I was getting passed by more riders than normal, and not really passing that many, and I felt like I was not riding well at all and my back was starting ache. I had not seen many single speeders but did get passed by one like I was standing still.  It turned out to be a team rider, but at the time it was a little demoralising.

About 3:30 the heavens opened, and the course became even muddier than the first lap.  It was nearly impossible for me to ride some climb because I had no grip.  I went down once when I just lost momentum and could not get unclipped in time. Later that same lap, came across another rider that had suffered the same fate.  Now with out glasses and the return of serious amounts of mud I was also having problems keeping my eyes clean.  At this stage I was suffering quite a bit of back pain, and my feet were sore from pushing the bike up Mordor every lap.  The heavy clouds also made for a later sunrise delayed the great morale boost that comes with it.

My lap times had dropped off from 35 mins to about 50 mins, I considered pulling out, but I know that quitting hurts more in the long term.  I always prefer to finish these timed events "on the bike" and I worked out that I was going to sneak in that "extra" lap.  I desperately wanted to know if I needed to do it or not and given my lead up to this race, probably would have stopped if I could, but there seemed to be no results that Ben or Andy could find, so I had no idea, whether I was first or last.   It turned out that in the single speed category I did not need to do the lap, but I suspect overall results may have changed significantly. Of course now I am glad I did the extra lap because it feels like I finished the race as it deserved.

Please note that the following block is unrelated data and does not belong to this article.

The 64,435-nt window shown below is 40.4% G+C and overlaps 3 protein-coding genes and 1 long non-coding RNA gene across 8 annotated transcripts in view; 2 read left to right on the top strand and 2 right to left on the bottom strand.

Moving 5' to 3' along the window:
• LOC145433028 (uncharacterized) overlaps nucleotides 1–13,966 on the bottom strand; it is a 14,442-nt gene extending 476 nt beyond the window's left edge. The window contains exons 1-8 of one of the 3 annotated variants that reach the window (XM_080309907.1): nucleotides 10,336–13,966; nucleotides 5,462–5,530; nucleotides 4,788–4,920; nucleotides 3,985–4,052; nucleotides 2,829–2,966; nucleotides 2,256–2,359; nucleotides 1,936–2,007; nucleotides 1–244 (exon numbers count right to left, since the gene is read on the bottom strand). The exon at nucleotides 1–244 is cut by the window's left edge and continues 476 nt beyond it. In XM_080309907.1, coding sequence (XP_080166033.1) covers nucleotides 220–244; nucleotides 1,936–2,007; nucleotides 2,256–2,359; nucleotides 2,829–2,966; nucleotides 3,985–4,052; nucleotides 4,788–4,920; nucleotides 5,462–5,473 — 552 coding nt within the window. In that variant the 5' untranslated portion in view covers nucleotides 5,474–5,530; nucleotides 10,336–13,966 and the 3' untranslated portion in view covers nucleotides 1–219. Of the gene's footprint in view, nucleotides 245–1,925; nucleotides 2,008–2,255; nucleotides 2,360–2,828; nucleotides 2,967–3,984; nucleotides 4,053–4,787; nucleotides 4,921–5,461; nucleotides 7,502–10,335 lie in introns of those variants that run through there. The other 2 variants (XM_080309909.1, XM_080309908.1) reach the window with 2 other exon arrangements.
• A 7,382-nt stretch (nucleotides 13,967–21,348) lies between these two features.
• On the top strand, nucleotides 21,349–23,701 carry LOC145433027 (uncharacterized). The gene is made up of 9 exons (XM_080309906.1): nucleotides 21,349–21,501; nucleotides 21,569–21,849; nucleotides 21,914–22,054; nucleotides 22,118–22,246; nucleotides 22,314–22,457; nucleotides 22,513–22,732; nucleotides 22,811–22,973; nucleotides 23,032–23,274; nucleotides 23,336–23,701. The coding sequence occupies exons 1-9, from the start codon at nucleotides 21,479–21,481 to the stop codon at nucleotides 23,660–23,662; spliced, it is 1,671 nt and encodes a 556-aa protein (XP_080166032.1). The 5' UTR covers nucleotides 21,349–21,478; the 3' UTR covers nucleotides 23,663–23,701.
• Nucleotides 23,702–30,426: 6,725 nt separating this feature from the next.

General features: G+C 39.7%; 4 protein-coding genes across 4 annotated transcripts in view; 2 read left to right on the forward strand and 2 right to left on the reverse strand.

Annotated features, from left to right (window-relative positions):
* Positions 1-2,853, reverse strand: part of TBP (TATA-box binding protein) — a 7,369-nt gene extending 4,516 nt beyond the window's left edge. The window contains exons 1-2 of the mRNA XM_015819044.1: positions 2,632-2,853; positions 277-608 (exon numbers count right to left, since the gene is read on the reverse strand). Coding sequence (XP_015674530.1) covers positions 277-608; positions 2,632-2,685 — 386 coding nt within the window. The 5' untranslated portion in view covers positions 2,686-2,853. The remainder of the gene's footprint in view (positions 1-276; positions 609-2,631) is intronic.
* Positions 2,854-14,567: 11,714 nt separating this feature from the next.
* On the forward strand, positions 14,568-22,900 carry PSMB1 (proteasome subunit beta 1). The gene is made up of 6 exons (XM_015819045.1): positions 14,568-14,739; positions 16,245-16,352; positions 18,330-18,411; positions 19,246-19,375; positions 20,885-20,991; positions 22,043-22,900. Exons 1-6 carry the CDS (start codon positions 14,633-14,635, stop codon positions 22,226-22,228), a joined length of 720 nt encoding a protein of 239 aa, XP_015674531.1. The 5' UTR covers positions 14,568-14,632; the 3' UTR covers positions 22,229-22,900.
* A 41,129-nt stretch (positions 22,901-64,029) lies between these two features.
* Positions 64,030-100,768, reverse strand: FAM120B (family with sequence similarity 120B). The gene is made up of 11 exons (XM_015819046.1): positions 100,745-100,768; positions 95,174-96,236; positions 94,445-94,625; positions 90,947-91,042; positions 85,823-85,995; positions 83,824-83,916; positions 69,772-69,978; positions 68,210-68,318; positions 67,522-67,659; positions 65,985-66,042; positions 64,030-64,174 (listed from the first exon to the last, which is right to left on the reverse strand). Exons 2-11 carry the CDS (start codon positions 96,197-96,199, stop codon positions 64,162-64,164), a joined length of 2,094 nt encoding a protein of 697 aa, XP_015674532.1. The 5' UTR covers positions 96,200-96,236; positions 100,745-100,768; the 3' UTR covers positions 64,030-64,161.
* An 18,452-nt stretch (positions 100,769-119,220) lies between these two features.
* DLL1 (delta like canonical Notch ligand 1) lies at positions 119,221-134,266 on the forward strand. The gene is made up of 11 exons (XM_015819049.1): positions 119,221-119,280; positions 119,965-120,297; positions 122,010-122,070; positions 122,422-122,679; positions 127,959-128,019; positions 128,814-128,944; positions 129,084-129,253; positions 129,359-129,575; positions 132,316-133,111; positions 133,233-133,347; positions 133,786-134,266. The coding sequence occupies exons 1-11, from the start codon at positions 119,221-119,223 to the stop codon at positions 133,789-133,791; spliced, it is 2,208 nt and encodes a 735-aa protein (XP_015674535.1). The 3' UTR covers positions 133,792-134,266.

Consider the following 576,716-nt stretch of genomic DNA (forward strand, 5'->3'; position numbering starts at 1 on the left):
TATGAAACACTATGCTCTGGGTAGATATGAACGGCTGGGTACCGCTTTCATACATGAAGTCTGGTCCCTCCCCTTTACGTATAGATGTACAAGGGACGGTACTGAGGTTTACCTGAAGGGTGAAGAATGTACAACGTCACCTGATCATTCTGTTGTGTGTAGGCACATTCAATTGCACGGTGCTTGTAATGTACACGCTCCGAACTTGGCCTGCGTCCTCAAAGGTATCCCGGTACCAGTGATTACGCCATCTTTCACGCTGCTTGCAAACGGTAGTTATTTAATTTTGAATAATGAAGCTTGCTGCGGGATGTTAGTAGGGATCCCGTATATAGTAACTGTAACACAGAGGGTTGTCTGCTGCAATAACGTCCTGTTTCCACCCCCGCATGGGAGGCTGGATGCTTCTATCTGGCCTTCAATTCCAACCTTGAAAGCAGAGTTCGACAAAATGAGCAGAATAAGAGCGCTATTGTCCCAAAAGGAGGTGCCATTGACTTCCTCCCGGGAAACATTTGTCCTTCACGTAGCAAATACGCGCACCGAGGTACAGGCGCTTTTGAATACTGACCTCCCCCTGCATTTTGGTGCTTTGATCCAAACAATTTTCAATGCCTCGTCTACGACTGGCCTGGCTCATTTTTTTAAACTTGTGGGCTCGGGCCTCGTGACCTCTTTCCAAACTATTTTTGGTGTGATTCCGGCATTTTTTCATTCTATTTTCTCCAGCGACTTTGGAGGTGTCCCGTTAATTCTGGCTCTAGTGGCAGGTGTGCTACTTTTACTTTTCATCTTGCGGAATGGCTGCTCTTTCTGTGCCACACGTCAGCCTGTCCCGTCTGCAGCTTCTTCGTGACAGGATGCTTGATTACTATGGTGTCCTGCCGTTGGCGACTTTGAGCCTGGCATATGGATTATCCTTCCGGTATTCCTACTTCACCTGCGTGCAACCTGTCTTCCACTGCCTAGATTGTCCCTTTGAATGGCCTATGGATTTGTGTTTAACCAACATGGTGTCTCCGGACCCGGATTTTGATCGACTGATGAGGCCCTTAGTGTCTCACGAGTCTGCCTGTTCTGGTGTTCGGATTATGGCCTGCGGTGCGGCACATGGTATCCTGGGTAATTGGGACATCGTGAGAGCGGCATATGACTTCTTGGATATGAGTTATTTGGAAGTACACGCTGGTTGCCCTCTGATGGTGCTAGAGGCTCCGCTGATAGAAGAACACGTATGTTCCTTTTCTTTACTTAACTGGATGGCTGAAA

So in the end there were only 4 single speeders that showed up, and it was a close run thing for 1st with only about 10mins back to Ashley Howlett in 2nd who pushed me again this year.  Overall I was about 7th solo, but also on 12 laps.  It was also another great ride by John Sloan who for the 2nd year in a row was actually the fastest solo rider, showing the young guys how it is done.

A big thanks to Ben and Andy for support, to the Robyn and Simon for an other awesome event (I've come to expect no less from I2A) and to all the volunteers and helpers.  Also a massive thanks to Brisbane Holistic Health Center who took me from just able to walk to an 8hr MTB enduro in 8 days.

I'll try to update with some more photos if some become available.  Check out the video by Element Photo and Video Productions above.

Compared to most others and the published track distance, my GPS reading about 10% under and should have been 120K.


About Me

QLD, Australia
My interests include Mountain Biking, Rockclimbing and Photography